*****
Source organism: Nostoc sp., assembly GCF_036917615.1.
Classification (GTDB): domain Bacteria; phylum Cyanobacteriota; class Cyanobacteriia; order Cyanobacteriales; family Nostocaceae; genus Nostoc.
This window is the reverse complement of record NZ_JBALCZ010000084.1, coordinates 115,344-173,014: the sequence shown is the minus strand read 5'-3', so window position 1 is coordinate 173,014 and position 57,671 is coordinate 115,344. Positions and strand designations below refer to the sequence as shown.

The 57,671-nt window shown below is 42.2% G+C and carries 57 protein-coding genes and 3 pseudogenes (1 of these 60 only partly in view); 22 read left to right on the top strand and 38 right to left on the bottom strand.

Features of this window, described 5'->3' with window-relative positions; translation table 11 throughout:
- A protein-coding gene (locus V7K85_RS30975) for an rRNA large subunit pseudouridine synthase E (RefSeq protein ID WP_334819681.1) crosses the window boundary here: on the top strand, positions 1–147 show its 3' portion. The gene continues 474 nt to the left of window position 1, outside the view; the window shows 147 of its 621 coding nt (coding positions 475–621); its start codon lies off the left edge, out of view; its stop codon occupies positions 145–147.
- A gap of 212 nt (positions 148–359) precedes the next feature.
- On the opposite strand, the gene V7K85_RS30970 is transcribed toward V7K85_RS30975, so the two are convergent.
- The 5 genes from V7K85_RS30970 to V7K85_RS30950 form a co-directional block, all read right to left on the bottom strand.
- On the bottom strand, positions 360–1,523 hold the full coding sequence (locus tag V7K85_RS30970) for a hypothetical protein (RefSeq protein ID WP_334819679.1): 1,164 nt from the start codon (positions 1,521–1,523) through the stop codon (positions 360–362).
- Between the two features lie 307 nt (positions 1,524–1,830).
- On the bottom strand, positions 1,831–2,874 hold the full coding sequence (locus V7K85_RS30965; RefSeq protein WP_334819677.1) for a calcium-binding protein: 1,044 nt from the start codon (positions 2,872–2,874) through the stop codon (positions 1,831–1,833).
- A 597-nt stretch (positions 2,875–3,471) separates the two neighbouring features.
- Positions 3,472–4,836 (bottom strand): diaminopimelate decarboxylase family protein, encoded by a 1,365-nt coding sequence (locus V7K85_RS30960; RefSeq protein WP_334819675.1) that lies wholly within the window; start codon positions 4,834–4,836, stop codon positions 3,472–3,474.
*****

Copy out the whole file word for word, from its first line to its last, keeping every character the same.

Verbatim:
Source organism: Nostoc sp., assembly GCF_036917615.1.
Classification (GTDB): domain Bacteria; phylum Cyanobacteriota; class Cyanobacteriia; order Cyanobacteriales; family Nostocaceae; genus Nostoc.
This window is the reverse complement of record NZ_JBALCZ010000084.1, coordinates 115,344-173,014: the sequence shown is the minus strand read 5'-3', so window position 1 is coordinate 173,014 and position 57,671 is coordinate 115,344. Positions and strand designations below refer to the sequence as shown.

The 57,671-nt window shown below is 42.2% G+C and carries 57 protein-coding genes and 3 pseudogenes (1 of these 60 only partly in view); 22 read left to right on the top strand and 38 right to left on the bottom strand.

Features of this window, described 5'->3' with window-relative positions; translation table 11 throughout:
- A protein-coding gene (locus V7K85_RS30975) for an rRNA large subunit pseudouridine synthase E (RefSeq protein ID WP_334819681.1) crosses the window boundary here: on the top strand, positions 1–147 show its 3' portion. The gene continues 474 nt to the left of window position 1, outside the view; the window shows 147 of its 621 coding nt (coding positions 475–621); its start codon lies off the left edge, out of view; its stop codon occupies positions 145–147.
- A gap of 212 nt (positions 148–359) precedes the next feature.
- On the opposite strand, the gene V7K85_RS30970 is transcribed toward V7K85_RS30975, so the two are convergent.
- The 5 genes from V7K85_RS30970 to V7K85_RS30950 form a co-directional block, all read right to left on the bottom strand.
- On the bottom strand, positions 360–1,523 hold the full coding sequence (locus tag V7K85_RS30970) for a hypothetical protein (RefSeq protein ID WP_334819679.1): 1,164 nt from the start codon (positions 1,521–1,523) through the stop codon (positions 360–362).
- Between the two features lie 307 nt (positions 1,524–1,830).
- On the bottom strand, positions 1,831–2,874 hold the full coding sequence (locus V7K85_RS30965; RefSeq protein WP_334819677.1) for a calcium-binding protein: 1,044 nt from the start codon (positions 2,872–2,874) through the stop codon (positions 1,831–1,833).
- A 597-nt stretch (positions 2,875–3,471) separates the two neighbouring features.
- Positions 3,472–4,836 (bottom strand): diaminopimelate decarboxylase family protein, encoded by a 1,365-nt coding sequence (locus V7K85_RS30960; RefSeq protein WP_334819675.1) that lies wholly within the window; start codon positions 4,834–4,836, stop codon positions 3,472–3,474.